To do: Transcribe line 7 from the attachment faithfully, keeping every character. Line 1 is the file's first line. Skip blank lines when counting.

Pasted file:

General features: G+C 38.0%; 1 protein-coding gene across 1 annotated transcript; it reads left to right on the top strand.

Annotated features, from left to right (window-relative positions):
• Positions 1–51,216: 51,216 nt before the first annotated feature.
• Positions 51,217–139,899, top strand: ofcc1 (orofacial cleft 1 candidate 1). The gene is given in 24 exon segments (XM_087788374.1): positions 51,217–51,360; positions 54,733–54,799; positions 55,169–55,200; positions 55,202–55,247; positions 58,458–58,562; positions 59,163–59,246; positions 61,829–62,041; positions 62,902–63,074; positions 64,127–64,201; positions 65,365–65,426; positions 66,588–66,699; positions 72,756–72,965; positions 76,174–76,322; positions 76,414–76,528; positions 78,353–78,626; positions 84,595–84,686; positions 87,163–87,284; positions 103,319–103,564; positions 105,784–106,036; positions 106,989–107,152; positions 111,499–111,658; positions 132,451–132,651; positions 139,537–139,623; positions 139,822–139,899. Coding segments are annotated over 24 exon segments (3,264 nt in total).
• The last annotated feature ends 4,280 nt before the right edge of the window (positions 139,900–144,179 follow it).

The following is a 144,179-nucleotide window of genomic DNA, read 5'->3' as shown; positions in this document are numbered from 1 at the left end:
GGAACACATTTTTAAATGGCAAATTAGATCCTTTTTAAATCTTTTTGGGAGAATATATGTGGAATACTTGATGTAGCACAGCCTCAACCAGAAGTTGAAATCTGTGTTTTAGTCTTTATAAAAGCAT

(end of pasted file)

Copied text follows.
GGAACACATTTTTAAATGGCAAATTAGATCCTTTTTAAATCTTTTTGGGAGAATATATGTGGAATACTTGATGTAGCACAGCCTCAACCAGAAGTTGAAATCTGTGTTTTAGTCTTTATAAAAGCAT